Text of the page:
This has to be the weirdest Easter Sunday we’ve ever had. Because of the virus, no one is going to church. No one is dressing up their little ones, making big family feasts, or hiding eggs for the neighborhood kids. Instead, we’re all stuck inside, hiding from the invisible monster that is COVID-19. Some of us are logging into live broadcasts from our churches or watching sermons on TV in our pajamas, while others are ignoring the day altogether.
I get it. We’re all stressed about this pandemic, worried for our family’s safety and the impact on our economy. If there ever was a time when we needed to trust in God, it’s now, and yet it’s hard to get excited about Easter when we can’t fellowship with one another, we can’t enjoy a meal with family, and we can’t play with all the kids outside. It doesn’t feel right. It doesn’t feel like Easter.
But what is Easter supposed to feel like?
To Jesus’ followers, the first Easter started out with grief, fear, and doubt.
- When Jesus was arrested before His crucifixion, the disciples fled in fear. (Mark 14:50)
- When the women found the empty tomb, they fled in fear. (Mark 16:8)
- When the women told the disciples about the empty tomb, the disciples didn’t believe them. (Luke 24:11)
- When Mary Magdelene reported that she had seen the risen Jesus, the disciples didn’t believe her. (Mark 16:11)
- When two disciples reported they had seen the risen Lord on the road to Emmaus, none of the other disciples believed them. (Mark 16:12)
- When Jesus appeared to the eleven disciples, they were frightened and thought they were seeing a spirit. (Luke 24:37)
- When the disciples told Thomas that they had seen the risen Lord, he didn’t believe them. (John 20:25)
The disciples couldn’t believe that Jesus had risen until they saw Him with their own eyes. They couldn’t understand the meaning of His death and resurrection until He explained the Scriptures to them. And only after the Holy Spirit fell on them were the disciples imbued with power to share the Gospel with the world.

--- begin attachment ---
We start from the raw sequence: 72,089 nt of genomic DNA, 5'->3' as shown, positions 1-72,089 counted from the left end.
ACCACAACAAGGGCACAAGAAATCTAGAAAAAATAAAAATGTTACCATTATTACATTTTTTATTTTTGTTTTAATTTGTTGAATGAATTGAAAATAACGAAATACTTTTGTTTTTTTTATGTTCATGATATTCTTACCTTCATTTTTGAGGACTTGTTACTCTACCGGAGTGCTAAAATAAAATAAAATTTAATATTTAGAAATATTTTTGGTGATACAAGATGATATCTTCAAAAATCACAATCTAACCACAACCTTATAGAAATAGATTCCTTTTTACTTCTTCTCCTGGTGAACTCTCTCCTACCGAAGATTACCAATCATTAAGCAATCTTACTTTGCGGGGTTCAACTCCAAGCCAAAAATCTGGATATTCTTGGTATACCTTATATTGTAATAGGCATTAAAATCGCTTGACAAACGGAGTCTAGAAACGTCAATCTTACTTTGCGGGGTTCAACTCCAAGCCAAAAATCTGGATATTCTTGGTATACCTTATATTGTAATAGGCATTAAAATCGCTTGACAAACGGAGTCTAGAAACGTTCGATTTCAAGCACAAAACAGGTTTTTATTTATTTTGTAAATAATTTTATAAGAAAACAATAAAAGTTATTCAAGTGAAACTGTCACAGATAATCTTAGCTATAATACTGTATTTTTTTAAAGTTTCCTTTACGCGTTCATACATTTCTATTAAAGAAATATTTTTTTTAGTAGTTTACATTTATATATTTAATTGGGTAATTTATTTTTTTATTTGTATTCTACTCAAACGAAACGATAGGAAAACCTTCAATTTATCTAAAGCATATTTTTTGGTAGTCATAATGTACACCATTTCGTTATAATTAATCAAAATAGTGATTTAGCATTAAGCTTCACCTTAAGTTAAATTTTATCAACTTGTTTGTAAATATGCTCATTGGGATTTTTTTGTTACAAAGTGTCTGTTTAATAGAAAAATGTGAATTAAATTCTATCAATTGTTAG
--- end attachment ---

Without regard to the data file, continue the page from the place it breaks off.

The disciples would go on to experience much hardship and persecution, and many would die for proclaiming the Gospel—but they would never let their fear override their faith again. These men, who fled from the specter of their own fears, found great understanding and courage after they encountered the risen Lord.
For the disciples, and all of Jesus’ followers, Easter began with grief, fear, and doubt…but it ended with a new understanding of Scripture, with renewed strength and hope. The disciples weren’t perfect, but they came to know the One Who is Perfect, and that changed everything.
This is great news for us! It means that…
Easter isn’t about what we bring to it—how upbeat we are, how shiny our shoes are, or how nice the sermon is—but about the transformation we experience when we finally see that the tomb is empty and Jesus is risen.
Once we claim Jesus as Lord, then we also claim His resurrection as our own. That’s when we replace our doubts and fears with the joy and courage of faith.
If you’re suffering from fear and anxiety, if you’re feeling the pressure of social-distancing and self-isolation (and who isn’t?), then take heart. The churches may be empty this Easter, but so is the tomb! Jesus is risen! If we believe on Him, our sins are forgiven. If we trust in Him, His Spirit will give us all the wisdom, comfort, and peace we need to get through this pandemic and the years to come.The churches may be empty this Easter, but so is the tomb! Click To Tweet
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Check out this awesome Dr. Seuss-inspired poem by Kristi Bothur, blogger at This Side of Heaven. It’s a wonderful reminder that Easter is not something that can be bought—or something that can be taken away from us.
“Twas late in ‘19 when the virus began
Bringing chaos and fear to all people, each land.
People were sick, hospitals full,
Doctors overwhelmed, no one in school.
As winter gave way to the promise of spring,
The virus raged on, touching peasant and king.
People hid in their homes from the enemy unseen.
They YouTubed and Zoomed, social-distanced, and cleaned….”
Click here to read the full poem on Kristi’s site. You may even want to share this one with your kids!